Keeping your shoulder blades in neutral is more difficult than it sounds, as the most neutral position of the shoulder blade is in the middle of its range of motion, from where by definition it is easily displaced in any direction. The upside is that maintaining the shoulder blades in their neutral position protects the muscles that connect the shoulder blade to the torso, and distributes the work of holding up the body with your arms more evenly. So how do you get your shoulder blades into a safer place in poses like Chaturanga? Forcefully moving them in the direction opposite from the direction in which they want to go is NOT the answer. The idea of finding the place in the middle is very important here.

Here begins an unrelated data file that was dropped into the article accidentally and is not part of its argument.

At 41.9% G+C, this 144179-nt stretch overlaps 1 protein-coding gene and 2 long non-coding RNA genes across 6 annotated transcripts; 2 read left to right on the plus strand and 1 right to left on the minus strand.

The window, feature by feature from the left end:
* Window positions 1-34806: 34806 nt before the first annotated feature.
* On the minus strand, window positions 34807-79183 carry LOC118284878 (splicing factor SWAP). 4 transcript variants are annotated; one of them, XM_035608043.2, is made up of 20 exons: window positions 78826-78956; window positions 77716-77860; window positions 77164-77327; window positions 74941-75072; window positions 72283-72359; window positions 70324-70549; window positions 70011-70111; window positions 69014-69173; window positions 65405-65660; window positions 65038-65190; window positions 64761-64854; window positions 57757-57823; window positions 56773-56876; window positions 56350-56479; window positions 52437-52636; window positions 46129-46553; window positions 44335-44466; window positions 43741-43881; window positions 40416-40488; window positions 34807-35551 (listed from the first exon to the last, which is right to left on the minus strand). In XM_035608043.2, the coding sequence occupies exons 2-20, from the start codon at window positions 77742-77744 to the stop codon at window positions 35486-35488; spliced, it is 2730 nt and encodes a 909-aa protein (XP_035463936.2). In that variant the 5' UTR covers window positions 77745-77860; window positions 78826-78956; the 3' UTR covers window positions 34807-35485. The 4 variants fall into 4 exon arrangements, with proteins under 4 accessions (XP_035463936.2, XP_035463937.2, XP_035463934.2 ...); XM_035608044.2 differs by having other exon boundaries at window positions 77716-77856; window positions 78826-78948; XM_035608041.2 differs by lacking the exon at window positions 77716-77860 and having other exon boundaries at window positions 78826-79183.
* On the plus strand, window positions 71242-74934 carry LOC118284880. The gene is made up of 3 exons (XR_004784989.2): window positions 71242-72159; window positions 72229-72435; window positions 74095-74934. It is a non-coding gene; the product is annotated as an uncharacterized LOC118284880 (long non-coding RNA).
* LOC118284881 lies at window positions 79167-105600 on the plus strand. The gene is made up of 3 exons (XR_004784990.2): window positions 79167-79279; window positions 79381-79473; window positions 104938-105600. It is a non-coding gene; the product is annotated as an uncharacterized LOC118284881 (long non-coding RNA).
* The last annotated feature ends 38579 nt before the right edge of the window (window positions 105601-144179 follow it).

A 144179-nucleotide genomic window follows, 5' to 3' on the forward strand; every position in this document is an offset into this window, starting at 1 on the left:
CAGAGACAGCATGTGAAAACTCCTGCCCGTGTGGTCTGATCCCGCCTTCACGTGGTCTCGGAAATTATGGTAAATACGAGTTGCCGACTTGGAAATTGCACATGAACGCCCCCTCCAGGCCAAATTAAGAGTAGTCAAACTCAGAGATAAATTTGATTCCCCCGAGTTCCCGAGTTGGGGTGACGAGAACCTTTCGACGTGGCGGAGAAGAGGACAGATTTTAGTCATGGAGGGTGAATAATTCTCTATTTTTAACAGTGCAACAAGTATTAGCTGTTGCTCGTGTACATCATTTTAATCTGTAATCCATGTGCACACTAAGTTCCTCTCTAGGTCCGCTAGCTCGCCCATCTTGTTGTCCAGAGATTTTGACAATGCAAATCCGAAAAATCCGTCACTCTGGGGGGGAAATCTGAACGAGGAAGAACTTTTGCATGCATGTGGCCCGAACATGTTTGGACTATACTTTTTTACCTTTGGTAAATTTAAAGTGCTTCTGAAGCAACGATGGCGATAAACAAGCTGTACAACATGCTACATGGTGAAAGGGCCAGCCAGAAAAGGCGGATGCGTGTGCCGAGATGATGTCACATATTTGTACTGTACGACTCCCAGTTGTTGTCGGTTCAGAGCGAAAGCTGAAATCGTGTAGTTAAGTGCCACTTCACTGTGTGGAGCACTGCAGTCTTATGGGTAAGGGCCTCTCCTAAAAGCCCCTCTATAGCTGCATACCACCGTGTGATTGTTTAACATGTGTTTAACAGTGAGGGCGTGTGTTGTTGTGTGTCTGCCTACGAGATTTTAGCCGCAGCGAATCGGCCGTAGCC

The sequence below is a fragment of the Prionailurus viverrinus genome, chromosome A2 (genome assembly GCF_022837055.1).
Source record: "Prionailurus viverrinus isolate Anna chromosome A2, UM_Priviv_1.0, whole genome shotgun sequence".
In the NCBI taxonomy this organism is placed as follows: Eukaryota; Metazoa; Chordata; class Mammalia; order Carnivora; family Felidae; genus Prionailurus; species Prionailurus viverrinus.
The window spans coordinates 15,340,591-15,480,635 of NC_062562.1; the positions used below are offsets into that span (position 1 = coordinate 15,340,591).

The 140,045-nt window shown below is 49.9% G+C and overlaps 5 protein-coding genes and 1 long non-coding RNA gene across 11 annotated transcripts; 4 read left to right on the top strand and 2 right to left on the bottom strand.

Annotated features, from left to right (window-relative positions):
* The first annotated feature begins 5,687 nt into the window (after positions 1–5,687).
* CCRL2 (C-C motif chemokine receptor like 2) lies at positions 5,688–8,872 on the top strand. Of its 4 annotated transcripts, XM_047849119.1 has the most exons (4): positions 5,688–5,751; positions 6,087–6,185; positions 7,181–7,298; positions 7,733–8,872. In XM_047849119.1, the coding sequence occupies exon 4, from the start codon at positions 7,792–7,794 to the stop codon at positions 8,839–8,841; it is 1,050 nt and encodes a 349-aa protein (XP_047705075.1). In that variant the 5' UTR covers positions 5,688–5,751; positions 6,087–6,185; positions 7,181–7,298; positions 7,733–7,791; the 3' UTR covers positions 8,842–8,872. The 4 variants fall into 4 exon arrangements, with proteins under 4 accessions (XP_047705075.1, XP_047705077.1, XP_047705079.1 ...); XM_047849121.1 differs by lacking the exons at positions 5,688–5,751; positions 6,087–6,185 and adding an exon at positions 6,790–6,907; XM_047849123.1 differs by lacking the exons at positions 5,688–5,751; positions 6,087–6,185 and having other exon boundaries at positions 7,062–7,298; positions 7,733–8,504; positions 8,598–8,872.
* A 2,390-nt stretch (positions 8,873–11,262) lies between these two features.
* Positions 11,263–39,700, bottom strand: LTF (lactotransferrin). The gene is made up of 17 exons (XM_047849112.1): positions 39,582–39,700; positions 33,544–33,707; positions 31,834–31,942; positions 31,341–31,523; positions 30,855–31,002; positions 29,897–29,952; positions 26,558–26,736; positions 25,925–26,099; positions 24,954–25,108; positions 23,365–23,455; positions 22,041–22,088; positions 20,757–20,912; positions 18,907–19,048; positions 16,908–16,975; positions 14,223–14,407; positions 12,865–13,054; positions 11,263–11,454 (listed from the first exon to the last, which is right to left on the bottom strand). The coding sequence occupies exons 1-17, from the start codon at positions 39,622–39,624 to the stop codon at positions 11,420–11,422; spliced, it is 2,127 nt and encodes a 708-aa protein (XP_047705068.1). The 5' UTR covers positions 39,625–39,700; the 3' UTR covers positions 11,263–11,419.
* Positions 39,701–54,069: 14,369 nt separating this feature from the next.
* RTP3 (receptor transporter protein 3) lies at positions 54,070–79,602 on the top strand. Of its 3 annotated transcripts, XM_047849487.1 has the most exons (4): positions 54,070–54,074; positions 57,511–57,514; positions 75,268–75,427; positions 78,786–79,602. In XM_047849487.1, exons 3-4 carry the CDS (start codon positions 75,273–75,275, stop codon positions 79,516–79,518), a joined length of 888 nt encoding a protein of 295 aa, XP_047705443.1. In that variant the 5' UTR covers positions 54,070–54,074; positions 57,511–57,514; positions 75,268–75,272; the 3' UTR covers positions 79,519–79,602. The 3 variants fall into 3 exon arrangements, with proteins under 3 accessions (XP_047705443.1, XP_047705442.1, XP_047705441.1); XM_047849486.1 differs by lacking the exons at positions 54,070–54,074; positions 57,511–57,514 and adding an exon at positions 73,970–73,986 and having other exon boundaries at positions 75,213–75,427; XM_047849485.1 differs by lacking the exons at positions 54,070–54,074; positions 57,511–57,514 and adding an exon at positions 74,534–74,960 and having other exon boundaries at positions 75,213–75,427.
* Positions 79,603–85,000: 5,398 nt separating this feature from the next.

Facing a mirror, lift your arms overhead alongside your ears (as in Hasta Tadasana). Notice the amount of space between your upper arms and your neck. If there isn’t much, your shoulder blades have slid up the back, which is less than ideal. If there is a fair amount of space, consciously draw your shoulder blades up towards the ears. Notice the lack of spaciousness in the neck and upper shoulders that results. Now move your shoulder blades straight down the back, but proceed with caution. If you draw them down too far, you will probably notice a pinching sensation in the outer back of the shoulder joint. That is one of your rotator cuff tendons (the supraspinatus) getting pinched between the shoulder blade and the arm bone. In case you are wondering, that is not a good thing, so back off as soon as you feel the pinching. Repeatedly jamming the shoulder blades down the back with the arms raised overhead can do serious damage to your rotator cuff. Now lift the shoulder blades back up towards the ears. The adjustment you want to make to avoid the tension in the neck while also avoiding the pinching in your rotator cuff is to lower only the inner margins of the shoulder blades, while allowing the outer margins to stay lifted. In other words, you are rotating the bottom tips of the shoulder blades out, which causes the opening of the shoulder joint socket to rotate up, which is exactly where you want it to point when you raise your arms overhead (kind of makes sense, doesn’t it?). Releasing the shoulder blades this way feels like they are sliding around the ribcage towards the front of the body, which is what we want here, and which is why one of the instructions given to achieve this is an outward rotation in the upper arms (which means the elbows rotating towards each other). Another way to visualize the desired alignment, which works better for Hasta Tadasana than Downward Dog, is to imagine having a pile of sand sitting on top of your inner shoulder blades, and to try to tip the shoulder blades in such a way as to pour out the sand as you lift your arms.